Do classical gender stereotypes affect the way we view politicians and does this affect election results? ‘Not much’, concludes researcher Daphne van der Pas. ‘Once men and women become politically active, then other stereotypes - namely stereotypes about politicians - play a decisive role.’
Assistant professor Daphne van der Pas works for the Political Science department at the University of Amsterdam (UvA). Her research focuses on the interface between media and politics, political underrepresentation, political leadership and gender in politics. We asked her to what extent the electorate is influenced by gender stereotypes and what role the media plays in this factor.
‘Examples of classical and very general stereotypes of women include that they are more caring, more willing to help others, more emotional and more communication-oriented. Men are supposedly more instrumental, goal-oriented and focus on actions rather than words. However, we have seen that these stereotypes can quickly change when people take up a certain role to which other information and stereotypes apply. For example, a businesswoman is not viewed strongly in terms of the classical male-female stereotype and is stereotyped much more in terms of the business world. The same applies to politicians.’
‘It is clear that both positive and negative stereotypes exist. On the one hand, there is a great deal of cynicism towards politicians and they can be viewed as dishonest and underhanded, while on the other hand, people have high expectations of them and expect them to be well-spoken, good at public speaking and decisive. Our study in Germany showed that these negative stereotypes are much more applicable to male politicians, who are more often described as “filling their pockets”. Female politicians, on the other hand, were more likely to be seen as knowledgeable and competent.’
‘In the Netherlands, we have examined the levels of trust people have in politicians and whether the sex of the politician matters. It turns out that this is not relevant to most of the electorate except for a small group of voters. Some of this group consider it a plus if a politician is a woman, while other prefer a man. We are still investigating more precise data on the respondents in this small group. We have observed that conservative voters tend to be opposed to measures aimed at boosting the number of women in politics, while left-leaning voters tend to say that having more women in politics is important.’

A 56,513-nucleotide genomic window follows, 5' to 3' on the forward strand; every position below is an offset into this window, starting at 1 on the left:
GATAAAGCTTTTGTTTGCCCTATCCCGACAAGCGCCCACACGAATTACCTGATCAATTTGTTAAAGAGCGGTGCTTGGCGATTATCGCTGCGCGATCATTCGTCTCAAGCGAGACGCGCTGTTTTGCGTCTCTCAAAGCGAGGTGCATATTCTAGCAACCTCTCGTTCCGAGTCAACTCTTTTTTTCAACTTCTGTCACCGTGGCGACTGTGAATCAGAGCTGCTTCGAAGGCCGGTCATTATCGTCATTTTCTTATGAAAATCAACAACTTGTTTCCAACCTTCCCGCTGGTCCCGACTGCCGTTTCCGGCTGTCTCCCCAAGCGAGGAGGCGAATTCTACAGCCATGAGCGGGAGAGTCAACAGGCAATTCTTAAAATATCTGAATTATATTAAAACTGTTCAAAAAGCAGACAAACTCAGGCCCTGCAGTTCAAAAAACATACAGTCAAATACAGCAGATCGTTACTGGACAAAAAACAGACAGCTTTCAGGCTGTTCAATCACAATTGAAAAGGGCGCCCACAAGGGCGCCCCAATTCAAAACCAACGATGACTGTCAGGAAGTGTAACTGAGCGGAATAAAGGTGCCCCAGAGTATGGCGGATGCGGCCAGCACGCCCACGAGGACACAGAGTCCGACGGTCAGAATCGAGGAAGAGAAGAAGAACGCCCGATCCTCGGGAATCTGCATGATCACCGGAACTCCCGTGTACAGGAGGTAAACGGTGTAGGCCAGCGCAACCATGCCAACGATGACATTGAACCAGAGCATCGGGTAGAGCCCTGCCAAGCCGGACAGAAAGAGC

‘The media plays a vital role in how we view politicians. In general, we see that women are not structurally portrayed in a negative light and that the majority of media coverage is neutral, although a relatively higher percentage of the media coverage relates to their appearance or family. For example, consider the amount of media attention paid to New Zealand prime minister Jacinda Ardern when she gave birth to her first child. It is not yet clear whether female politicians should respond to such media attention or use it to their advantage, whether they should resist it or own it.’
‘The amount of attention that politicians receive is also vital, as without media coverage, how will you get your message across? We investigated the proportion of attention paid to politicians of both sexes: in the US and Canada, the level of attention is quite even, but in Western Europe, female politicians are ignored to a noticeably larger extent. We even repeated the study and found the same result in the Netherlands, Germany and France, among other countries.
The media is often considered an unsafe environment
‘How do we explain this? It could be that journalists ignore female politicians, for example, they may think they are less high-profile. However, the politicians may also contribute to this effect by intentionally avoiding the media, e.g. due to bad experiences in the past. To illustrate this, a study of female politicians examining how they handle the media showed that many consider the media to be an unsafe environment. This view is even stronger when it comes to social media, with female politicians often receiving a much higher volume of negative responses, especially women from minority groups.’
No election in the history of the Netherlands has ever featured so many female party leaders. Will having a female party leader help the parties to gain votes? ‘In general, the Dutch electorate don't consider the sex of their favourite party's leader to be a very important issue. It is more of an issue to the traditional political left, although they still consider it less important than the candidate's policies. At most, the candidate's sex is simply a tiebreaker and can lead voters to switch their votes between two very similar left-wing parties,’ argues Van der Pas (also see the episode of TV programme 1Vandaag entitled ‘Is een vrouw als lijsttrekker een stemmentrekker?’ [Do female party leaders attract more votes?]).